by Sen. Doug Whitsett
It’s been almost a year and a half since the dangerous international terrorist organization, Islamic State of Iraq and the Levant (ISIL), declared a global caliphate. Even before that proclamation, ISIL had already committed countless atrocities in multiple nations on several continents. Mass murders, myriad rapes, beheadings and religious persecutions have now become routine in areas that recently were holding elections and were on-track in establishing democratic governance.
Caliphate is a form of Islamic government. It is led by a Caliph whose followers consider him to be the rightful leader of all Muslims due to his direct linage to the Prophet Mohammad. The declaration of caliphate by ISIL includes an historic area encompassing the entire eastern shore of the Mediterranean Sea. Continue reading
Rep. Knute Buehler
Priorities: Preventing prescription drug abuse and protecting whistleblowers
Bend, OR – Representative Knute Buehler announced this week the two bills he will introduce during the upcoming 2016 session. Legislators are limited to two bills for even-year legislative sessions. Buehler intends to focus on two priorities: preventing prescription, especially narcotic, drug abuse and enhancing whistleblower protections.
The first bill combines two concepts aimed at mitigating prescription drug abuse. The law would allow pharmacists to distribute Naloxone without a doctor’s prescription. This drug can be used to save someone suffering from an acute overdose. The second concept improves and makes it easier to use a database within the Prescription Drug Monitoring Program so doctors can better access information on what medications patients have been prescribed. This will help prevent those who obtain multiple narcotic prescriptions from different providers across the state. Continue reading
Sen. Tim Knopp
PERS rates projected to almost double in next 9 years
Salem, Ore. – Last week, Senator Tim Knopp (R-Bend) responded to the adoption of 2017 Public Employee Retirement System (PERS) advisory rates estimated to cost school districts already reeling from a $1.785 billion shortfall in 2015-2017. Bend-La Pine School District faces a 3.76% to 4.76% rate increase, and Redmond School District faces a 3.87% to 4.87% rate increase.
“These expected PERS cost increases will force school districts to lay off teachers, increase class sizes, and cut more school days,” explained Knopp. “We cannot ask our schools to shoulder an even greater PERS burden while legislative leaders continue to ignore the looming $5 billion liability local governments and school districts will be forced to pay. The 2016 session is our last chance to enact constitutional reforms before the bill for Oregon’s $5 billion PERS liability comes due.” Continue reading
Right From the Start
The Islamic terrorist attacks in Paris, Mali, Egypt, Cameroon (and the list goes on forever) have heightened criticism of President Barack Obama and pressed a demand that the United States take a leadership role in combating ISIL in Iraq and Syria. While I think that is necessary, I am absolutely opposed to the United States taking any combat role in either country under this president. Quite frankly, were I the leader of any other nation seeking to combat the Islamic terror network, I would resist strenuously any leadership role by the United States under this president. Continue reading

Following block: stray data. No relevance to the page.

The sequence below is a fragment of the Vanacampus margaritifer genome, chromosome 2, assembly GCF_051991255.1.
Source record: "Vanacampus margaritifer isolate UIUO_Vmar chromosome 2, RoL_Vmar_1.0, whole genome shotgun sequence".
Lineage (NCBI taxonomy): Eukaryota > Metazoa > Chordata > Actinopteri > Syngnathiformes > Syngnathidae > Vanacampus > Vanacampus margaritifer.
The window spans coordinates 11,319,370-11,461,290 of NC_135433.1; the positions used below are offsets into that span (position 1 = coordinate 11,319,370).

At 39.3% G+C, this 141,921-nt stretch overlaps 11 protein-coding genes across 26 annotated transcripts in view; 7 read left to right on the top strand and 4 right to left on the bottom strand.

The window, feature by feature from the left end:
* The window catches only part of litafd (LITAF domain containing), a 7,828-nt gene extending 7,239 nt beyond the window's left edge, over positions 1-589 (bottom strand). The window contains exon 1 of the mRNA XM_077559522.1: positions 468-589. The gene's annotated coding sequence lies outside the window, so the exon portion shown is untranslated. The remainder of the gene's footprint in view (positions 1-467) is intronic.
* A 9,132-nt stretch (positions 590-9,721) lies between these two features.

by Dan Lucas
The world has been rocked again by another violent attack by Islamic extremists. The Islamic State of Iraq and Syria (ISIS) has claimed credit for the recent horrific coordinated attacks in Paris that killed at least 130 people and wounded more than 400.
Speaking at the U.S. Embassy in Paris the week after the attacks, Secretary of State John Kerry was attempting to contrast the recent Paris attacks from January’s Charlie Hebdo attack in Paris when he said “There was a sort of particularized focus and perhaps even a legitimacy in terms of – not a legitimacy, but a rationale” to the Charlie Hebdo attack. A “legitimacy,” a “rationale” to the Charlie Hebdo attack where 12 people were killed earlier this year because as CBS noted that French satirical newspaper prints “caricatures of the Prophet Muhammed” which “have frequently drawn condemnation from Muslims.” The Charlie Hebdo attackers had ties to al Qaeda and ISIS. Continue reading
By Steve Buckstein
One of the most memorable and talked about lines from the November 10th Republican presidential debate came from Senator Marco Rubio, who said, “For the life of me, I don’t know why we have stigmatized vocational education. Welders make more money than philosophers. We need more welders and less philosophers.”
The fact-checkers quickly came up with data from the Bureau of Labor Statistics to counter his earnings claim; but the larger question might be whether the president, or any level of government in America, should use the power of the state, and taxpayer money, to choose one career path over any other for students in a free society.
In Oregon you can find lots of politicians who are sure that our state education system needs to focus on Science, Technology, Engineering, and Math, or STEM for short. Labor Commissioner Brad Avakian wants to return shop classes to high schools. In 2013 the Legislature created the Oregon STEM Investment Council (under John Kitzhaber’s Oregon Education Investment Council, which no longer exists). Continue reading
Posted in 2016 Election, 2016 Presidential Election, Economy, Education, Employment, Federal Government, Oregon Government, Progressivism, State Government, Unemployment
Tagged Marco Rubio, Oregon Education Investment Council, STEM, Virginia Postrel